Edinger, E. F. (1995) The Mysterium Lectures. A Journey through C. G. Jung's Mysterium Coniunctionis. Inner City Books. Transcribed and Edited by Joan Dexter Blackmer.

Lecture 2

3. The Death in Coniunctio

In reference to Mysterium Coniunctionis, Collected Works Vol. 14 where Jung talks of plate L from Secretioris Naturae Secretorum Scrutinium Chymicum or Atalanta Fugiens :

p38 In Anatomy of the Psyche I speak of this as an image of the lesser coniuntcio.17 It's a picture of what happens when the immature aspect of the ego embraces the unconscious: it undergoes death or dissolution. For the immature ego it is very dangerous to have any dealings with the unconscious. (What we're talking about here is the psychological basis of the incest taboo.) The “dismemberment” that the alchemical texts speak of could correspond to a psychosis or some other fatal psychic event.
This is illustrated frequently in the phenomenology of erotic love. …“

p38 “From the subjective standpoint, incest refers to the ego's having intimate connections with its own origin - it's psychological mother - the unconscious. Incest is such a violently forbidden issue because in the psychological evolutionary process it took immense efforts for the human ego to separate itself from the unconscious - its mother - in order to stand as a more or less conscious entity, responsible and separate.”

6. Wounding

p43 “Thus, the sun - or spirit principle - is wounded by an encounter with the matter principle (the moon). This is all associated with egohood: whatever incarnates as an earthbound, specific ego is inevitably subject to wounding.”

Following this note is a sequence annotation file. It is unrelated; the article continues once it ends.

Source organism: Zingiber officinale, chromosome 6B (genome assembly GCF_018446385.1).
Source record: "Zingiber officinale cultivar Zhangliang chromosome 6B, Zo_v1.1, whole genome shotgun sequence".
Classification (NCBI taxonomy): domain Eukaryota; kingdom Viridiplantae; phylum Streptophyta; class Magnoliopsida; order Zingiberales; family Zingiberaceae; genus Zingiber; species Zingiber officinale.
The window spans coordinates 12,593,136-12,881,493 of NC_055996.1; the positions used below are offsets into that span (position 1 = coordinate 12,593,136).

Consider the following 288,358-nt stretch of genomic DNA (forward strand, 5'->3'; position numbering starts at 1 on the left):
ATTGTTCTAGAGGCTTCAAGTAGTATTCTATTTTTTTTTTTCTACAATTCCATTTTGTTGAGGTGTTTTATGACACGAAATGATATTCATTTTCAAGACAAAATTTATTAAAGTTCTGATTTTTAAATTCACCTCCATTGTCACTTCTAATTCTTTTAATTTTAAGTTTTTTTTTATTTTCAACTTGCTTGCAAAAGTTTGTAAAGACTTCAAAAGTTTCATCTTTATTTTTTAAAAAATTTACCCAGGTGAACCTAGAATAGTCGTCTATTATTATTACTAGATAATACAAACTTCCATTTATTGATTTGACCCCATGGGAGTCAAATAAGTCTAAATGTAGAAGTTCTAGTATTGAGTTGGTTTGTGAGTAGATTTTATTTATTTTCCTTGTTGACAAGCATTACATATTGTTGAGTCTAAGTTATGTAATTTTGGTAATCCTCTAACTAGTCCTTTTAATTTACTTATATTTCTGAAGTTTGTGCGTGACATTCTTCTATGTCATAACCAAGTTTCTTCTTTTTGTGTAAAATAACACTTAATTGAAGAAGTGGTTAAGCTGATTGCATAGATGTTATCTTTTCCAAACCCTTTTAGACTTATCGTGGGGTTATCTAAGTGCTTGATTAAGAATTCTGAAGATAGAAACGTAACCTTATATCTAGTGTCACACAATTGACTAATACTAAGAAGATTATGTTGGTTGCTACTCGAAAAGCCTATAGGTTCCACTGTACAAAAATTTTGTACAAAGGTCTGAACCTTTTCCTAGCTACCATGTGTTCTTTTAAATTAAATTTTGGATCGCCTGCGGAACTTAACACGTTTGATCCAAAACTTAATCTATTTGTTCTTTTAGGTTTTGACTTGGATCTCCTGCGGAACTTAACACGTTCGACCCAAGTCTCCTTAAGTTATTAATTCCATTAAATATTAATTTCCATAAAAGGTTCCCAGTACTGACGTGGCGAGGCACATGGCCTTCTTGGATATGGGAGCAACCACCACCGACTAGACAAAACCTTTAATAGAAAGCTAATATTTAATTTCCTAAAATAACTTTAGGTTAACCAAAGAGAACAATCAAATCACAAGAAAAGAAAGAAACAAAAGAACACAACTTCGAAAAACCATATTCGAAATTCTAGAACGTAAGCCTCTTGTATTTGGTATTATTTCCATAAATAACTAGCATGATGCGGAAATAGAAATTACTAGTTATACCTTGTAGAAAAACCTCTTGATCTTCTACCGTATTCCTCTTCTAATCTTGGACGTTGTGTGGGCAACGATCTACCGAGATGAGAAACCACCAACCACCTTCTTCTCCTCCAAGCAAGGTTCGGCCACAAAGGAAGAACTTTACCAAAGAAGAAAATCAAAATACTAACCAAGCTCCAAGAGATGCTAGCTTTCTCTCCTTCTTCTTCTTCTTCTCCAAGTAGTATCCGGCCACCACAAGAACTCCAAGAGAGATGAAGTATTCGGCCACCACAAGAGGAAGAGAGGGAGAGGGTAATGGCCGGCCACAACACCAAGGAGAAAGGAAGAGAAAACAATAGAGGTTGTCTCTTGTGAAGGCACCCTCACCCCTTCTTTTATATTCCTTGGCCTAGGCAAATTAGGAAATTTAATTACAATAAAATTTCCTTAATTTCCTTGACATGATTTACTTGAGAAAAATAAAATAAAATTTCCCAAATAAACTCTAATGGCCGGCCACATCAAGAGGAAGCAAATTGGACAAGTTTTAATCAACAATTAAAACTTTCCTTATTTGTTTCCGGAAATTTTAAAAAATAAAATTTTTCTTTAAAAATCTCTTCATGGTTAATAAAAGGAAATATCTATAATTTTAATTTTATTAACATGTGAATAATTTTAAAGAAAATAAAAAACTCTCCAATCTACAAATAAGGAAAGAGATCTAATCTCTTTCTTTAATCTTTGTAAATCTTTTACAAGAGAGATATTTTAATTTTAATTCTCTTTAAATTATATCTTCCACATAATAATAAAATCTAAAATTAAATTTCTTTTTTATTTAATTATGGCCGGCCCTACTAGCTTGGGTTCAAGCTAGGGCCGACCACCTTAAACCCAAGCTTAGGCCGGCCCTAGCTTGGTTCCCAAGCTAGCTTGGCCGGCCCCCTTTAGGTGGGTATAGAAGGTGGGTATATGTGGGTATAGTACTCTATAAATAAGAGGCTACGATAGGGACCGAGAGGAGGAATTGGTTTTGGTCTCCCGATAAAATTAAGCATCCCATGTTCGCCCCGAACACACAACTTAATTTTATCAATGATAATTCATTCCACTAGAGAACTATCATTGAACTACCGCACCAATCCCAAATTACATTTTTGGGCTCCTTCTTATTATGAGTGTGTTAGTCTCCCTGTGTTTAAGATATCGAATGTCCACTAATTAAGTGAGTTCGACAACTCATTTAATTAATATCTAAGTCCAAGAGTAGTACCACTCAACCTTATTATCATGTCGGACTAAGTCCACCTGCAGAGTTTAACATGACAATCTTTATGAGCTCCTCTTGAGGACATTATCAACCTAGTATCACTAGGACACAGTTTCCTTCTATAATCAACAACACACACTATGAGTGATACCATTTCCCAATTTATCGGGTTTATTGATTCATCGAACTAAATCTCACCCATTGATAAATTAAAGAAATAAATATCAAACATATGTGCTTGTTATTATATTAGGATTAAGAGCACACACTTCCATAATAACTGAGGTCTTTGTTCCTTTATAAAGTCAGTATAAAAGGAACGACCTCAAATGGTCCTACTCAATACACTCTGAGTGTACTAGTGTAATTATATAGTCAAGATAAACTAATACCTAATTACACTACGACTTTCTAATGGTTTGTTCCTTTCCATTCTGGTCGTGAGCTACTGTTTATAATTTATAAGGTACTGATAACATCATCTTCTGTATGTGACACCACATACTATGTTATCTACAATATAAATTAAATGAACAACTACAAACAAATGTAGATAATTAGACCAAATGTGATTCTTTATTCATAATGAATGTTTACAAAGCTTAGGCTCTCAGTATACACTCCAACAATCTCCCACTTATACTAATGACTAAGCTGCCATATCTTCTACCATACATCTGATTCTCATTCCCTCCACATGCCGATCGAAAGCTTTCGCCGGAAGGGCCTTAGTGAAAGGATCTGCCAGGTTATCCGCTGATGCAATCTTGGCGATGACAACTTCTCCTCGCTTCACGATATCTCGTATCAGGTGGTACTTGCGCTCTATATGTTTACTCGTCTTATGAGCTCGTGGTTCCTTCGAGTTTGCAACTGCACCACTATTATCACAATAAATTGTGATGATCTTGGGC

7. Kenosis


Cf. Eastern Goddess Kwannon

p46 “The reason I'm making so much of this symbolism (Kenosis) is that it refers to the original state of identity between the ego and the Self. This identity has to be “emptied out” if the ego is to have a separate place of its own.
You see, we all start out in a state of identification with God, with assumptions of omnipotence and of oneness with the universe. We all start as the center of the universe. A very lengthy, laborious process of emptying that original state of identification is required if one it to develop a conscious, responsible ego that knows its own limitations.”

Lecture 5

3. The Inscription and its Interpretations

pp71 Edinger proposes 7 types of interpretation for the riddle, the “Enigma of Bologna” discussed by Jung in Mysterium Coniunctionis, Collected Works Vol. 14:
i. Alchemical
ii. Personalistic
iii. reductive
iv. Philosophical
v. Erotic
vi. Ecclesiastical
vii. Psychological

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